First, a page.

Fahraj… a village in the desert …one of the best of Yazd attraction
On the edge of the Dasht-e Lut, this agricultural village 35km southeast of Yazd;FAHRAJ, subdistrict (dehestān) and town in the Persian province of Yazd.
The town , 1270 m above sea level, is located 30 km southeast of Yazd on the main road to Bāfq and on the foothill of Čalta mountain offers a few sights of interest, including a well-restored historic centre and what may well be the oldest purpose-built mosque in Iran.
The local people are Persian-speaking and Shiʿite. Fahraj is situated in an arid environment on the desert fringe, and its irrigation is from qanāts and deep wells. In Fahraj there is little to do beyond enjoying the slow passage of time, in a village situated in a vast desert plain.
The economy is basically agricultural with some carpet weaving. The main agricultural produce is wheat and fruits such as pomegranates, grapes, apples and apricots.
The tenth century geographers called it Bahra and ranked it together with Meybod and Nāʾin as major settlements of Yazd, in the kura (province) of Eṣṭaḵr, each having a congressional mosque.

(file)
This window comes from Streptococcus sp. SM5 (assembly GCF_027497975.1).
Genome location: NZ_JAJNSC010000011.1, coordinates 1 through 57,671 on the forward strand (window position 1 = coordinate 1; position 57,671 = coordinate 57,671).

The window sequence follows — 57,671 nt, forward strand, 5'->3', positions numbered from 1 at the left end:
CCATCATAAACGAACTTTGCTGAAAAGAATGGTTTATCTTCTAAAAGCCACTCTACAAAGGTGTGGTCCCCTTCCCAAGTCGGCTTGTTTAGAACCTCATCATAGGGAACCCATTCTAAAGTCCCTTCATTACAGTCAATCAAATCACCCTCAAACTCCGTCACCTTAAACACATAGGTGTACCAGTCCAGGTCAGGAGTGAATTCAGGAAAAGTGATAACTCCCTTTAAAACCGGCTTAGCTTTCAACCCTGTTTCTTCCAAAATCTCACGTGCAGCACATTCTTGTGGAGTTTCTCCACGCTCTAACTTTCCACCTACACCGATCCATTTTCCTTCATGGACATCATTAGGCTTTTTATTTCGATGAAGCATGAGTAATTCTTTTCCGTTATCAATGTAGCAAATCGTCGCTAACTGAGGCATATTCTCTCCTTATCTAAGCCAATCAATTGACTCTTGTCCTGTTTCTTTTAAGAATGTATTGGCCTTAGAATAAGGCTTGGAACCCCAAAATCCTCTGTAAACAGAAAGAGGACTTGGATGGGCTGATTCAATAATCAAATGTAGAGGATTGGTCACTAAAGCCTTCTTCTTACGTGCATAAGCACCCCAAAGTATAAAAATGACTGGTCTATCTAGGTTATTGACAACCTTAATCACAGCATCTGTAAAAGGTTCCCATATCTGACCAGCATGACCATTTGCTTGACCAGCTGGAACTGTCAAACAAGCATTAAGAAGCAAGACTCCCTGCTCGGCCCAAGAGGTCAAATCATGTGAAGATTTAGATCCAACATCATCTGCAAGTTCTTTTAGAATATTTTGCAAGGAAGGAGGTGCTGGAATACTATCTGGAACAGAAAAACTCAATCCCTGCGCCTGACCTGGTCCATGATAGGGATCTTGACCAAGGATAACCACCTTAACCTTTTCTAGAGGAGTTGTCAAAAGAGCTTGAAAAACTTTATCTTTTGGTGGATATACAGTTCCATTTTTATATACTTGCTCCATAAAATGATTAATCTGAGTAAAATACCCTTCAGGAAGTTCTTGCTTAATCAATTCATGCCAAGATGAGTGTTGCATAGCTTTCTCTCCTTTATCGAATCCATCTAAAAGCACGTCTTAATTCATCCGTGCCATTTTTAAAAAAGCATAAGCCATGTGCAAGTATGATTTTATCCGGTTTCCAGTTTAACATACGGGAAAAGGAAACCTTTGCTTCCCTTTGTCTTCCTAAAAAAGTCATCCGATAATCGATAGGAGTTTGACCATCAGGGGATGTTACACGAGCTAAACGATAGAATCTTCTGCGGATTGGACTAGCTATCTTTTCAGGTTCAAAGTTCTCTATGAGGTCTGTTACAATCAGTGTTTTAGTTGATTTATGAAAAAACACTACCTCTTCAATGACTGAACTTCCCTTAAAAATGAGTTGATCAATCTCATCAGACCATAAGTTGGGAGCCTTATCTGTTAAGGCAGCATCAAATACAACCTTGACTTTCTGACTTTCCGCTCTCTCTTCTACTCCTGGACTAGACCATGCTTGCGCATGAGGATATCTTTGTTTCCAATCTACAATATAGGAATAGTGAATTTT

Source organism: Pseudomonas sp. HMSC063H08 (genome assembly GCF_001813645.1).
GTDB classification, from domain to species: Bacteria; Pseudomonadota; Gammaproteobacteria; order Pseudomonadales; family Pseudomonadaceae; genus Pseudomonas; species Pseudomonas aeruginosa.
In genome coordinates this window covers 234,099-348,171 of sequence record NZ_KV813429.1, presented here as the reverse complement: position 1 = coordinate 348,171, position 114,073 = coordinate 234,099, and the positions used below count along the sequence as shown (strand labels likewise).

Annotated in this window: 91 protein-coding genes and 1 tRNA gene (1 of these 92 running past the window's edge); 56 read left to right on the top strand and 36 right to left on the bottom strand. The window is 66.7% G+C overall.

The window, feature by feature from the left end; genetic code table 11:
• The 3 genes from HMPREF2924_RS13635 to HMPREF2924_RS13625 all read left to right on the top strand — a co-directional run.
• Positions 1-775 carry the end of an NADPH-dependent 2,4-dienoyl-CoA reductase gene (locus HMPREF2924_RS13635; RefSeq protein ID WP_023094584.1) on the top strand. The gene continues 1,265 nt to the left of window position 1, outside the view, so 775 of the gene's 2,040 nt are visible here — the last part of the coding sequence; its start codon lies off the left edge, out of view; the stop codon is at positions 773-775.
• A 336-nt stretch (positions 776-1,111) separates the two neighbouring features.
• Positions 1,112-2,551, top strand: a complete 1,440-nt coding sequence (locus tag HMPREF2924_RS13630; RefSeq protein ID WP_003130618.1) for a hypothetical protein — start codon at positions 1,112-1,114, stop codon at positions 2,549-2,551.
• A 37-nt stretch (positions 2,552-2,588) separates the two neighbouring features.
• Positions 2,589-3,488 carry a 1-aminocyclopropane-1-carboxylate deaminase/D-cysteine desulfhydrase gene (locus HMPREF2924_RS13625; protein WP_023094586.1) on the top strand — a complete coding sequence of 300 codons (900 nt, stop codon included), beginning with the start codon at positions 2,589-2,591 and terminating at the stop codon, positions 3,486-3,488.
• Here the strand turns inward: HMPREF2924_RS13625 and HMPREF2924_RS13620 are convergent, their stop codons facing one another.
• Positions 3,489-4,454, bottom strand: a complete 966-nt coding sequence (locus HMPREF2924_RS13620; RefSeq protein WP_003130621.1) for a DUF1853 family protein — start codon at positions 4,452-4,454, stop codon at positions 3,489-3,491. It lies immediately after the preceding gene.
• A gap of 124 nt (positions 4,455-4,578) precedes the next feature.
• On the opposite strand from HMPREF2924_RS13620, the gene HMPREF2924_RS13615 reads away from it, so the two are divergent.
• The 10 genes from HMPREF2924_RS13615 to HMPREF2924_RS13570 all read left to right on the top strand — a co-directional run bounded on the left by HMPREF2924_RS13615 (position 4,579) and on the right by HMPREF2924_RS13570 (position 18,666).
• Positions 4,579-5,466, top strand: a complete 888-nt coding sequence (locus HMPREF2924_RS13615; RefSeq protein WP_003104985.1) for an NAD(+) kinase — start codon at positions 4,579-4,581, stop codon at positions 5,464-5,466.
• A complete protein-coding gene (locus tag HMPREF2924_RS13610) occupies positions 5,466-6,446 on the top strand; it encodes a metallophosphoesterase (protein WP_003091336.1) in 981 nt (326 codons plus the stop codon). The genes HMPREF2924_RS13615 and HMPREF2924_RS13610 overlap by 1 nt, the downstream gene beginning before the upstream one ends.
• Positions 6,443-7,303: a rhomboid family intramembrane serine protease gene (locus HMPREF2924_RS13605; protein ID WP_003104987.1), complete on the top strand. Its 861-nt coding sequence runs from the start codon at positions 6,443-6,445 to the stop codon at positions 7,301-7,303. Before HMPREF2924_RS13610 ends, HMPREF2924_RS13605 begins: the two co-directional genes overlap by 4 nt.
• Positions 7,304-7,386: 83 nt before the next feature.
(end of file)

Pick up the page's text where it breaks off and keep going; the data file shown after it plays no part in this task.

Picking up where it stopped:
In the oldest part of the village, among narrow streets and adobe houses we find the Majehd-e Jameh Mosque considered the oldest mosque in Iran, dating from the beginning of the Islamic presence in Persia.
In the early Islamic years the inhabitants of Fahraj were Zoroastrian . During the caliphate of ʿOmar part of the Moslem army who were chasing Yazdegerd III arrived at Fahraj and called the people to convert to the new faith. The inhabitants of Fahraj as well as those of Ḵovaydak and Farāftar resisted, they fought back and killed a number of the Prophet’s companions and the following generation (ṣaḥāba and tābeʿin) who came to be known later as šohadā-ye Fahraj. Today the mausoleums of these alleged martyrs are in Ābādi-e Šohadā, 2 km from Fahraj.
Fahraj is a good option to escape from the city itineraries that usually characterizes the tourist tours in Iran, with the advantage of being only 35 kilometers from Yazd, easily accessible by public transport.
There’s nothing specifically to do in town other than wander around the mud-brick lanes, but there is a small traditional lodging here for those with the urge to stay.